I feel like we finally just got everyone sleeping through the night and now we're on to this whole new stage: The Preteen Years. I know how hard things were for me being a teenager so if we can work on developing their self-esteem and building a stronger relationship with them now, that should help our kids as they transition through these stages. Our son could be heading off to university in eight years–that's not a whole lot of time left to invest in him before he leaves (and hopefully it's not far!)
I recently read How to Hug a Porcupine: Negotiating the Prickly Points of the Tween Years to gain some insight into this stage. This book has some great ideas and although I wouldn't say the examples were always realistic, I did think it was helpful and I would love to share some tips with you.
Five Tips on Parenting Tweens (as gleaned from How to Hug a Porcupine)
1. Focus on strengthening our relationship with our tweens. When they are teenagers we can't make them do anything so we need to rely on our relationship. We need to transition from a short-range parenting (keeping them alive and basic skills) to a long-range style which involves a shift from protecting them to preparing them. A solid relationship involves respect (unconditional love), support, reciprocity (both needs recognized), and collaboration.
2. The middle school years can be likened to a chrysalis. When a butterfly pupa is wrapped in it's cocoon it is changing and preparing for the next stage. It needs to be protected and it needs time. Often tweens will protect themselves by focusing inwards and there may be anger, tears, and sensitivity. Give them space and time but be present.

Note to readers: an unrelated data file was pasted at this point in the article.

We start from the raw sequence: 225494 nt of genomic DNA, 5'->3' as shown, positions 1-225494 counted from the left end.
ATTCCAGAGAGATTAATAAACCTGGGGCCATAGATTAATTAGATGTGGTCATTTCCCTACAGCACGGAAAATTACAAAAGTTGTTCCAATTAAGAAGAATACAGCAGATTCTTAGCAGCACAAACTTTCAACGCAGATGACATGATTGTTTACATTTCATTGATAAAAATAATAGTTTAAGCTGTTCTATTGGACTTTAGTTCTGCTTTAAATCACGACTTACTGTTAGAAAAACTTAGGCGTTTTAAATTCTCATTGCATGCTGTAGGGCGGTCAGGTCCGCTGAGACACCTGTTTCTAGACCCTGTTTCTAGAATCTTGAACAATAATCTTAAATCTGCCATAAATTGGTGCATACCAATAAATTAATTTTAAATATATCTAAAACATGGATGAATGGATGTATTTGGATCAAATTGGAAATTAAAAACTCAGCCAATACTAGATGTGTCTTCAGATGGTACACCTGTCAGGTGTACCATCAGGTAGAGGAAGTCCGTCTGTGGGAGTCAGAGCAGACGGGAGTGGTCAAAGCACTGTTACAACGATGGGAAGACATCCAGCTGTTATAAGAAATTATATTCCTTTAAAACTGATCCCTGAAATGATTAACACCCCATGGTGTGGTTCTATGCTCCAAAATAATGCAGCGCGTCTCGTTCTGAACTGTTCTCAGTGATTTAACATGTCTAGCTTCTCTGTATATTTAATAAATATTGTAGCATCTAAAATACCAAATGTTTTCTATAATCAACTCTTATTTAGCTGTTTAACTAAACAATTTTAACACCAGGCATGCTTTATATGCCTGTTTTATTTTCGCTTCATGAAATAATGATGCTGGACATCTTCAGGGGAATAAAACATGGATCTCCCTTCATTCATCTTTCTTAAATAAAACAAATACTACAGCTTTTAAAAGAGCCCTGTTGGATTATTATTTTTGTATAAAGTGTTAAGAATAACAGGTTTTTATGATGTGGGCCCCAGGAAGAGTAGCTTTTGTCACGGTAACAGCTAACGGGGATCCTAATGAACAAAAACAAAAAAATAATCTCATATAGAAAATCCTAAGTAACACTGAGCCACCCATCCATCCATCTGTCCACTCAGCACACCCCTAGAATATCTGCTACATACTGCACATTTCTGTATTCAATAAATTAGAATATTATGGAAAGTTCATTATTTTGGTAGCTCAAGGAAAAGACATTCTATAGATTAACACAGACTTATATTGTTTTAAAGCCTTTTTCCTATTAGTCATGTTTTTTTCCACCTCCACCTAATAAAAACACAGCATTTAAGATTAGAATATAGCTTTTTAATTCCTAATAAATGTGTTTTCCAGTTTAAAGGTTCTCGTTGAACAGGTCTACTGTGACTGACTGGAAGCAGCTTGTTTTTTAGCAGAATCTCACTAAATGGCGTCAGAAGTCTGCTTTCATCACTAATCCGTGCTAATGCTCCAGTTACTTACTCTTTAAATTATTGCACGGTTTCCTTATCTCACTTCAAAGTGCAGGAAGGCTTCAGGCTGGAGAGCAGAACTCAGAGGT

3. "Seek first to understand, then be understood"–Stephen R. Covey of The Seven Habits of Highly Effective Families. I love this one. Listen with your heart and pay attention to what they are really saying; behaviour and their tone of voice will give you great clues–even if it's sitting with them while they play video games.
4. Writing is a great way to communicate. Whether I was frustrated with my parents or wanted to tell them how I much I appreciated them, I would write it in a note to them. Often it's easier to be vulnerable and thoughtful in this manner and it comes across as more believable. Keep it short and simple, avoid criticism, acknowledge abilities, and encourage them. My son and I have a journal that we share: I ask him questions and he responds–it allows for safe communication.
5. Natural consequences to poor decisions are okay and important for growth. Let them learn for themselves unless it involves danger. Struggle allows them to build self-esteem–you don't want to help the butterfly out of the cocoon before it's ready (I love that analogy)! Kids will learn how to problem solve and we need to step back sometimes...when we are fearful we need to ask ourselves if it is probable or is it possible that something bad will occur. Limit your advice and "sandwich" your concerns with a positive statement, followed by a concern "I am______", followed by another positive statement (not a "but").
The book covers many other topics like defiance, sibling rivalry, and peer pressure and I found it a great introduction to these tween years! For those who have been through it, what tips do you have to add? Do you have any other books you would recommend?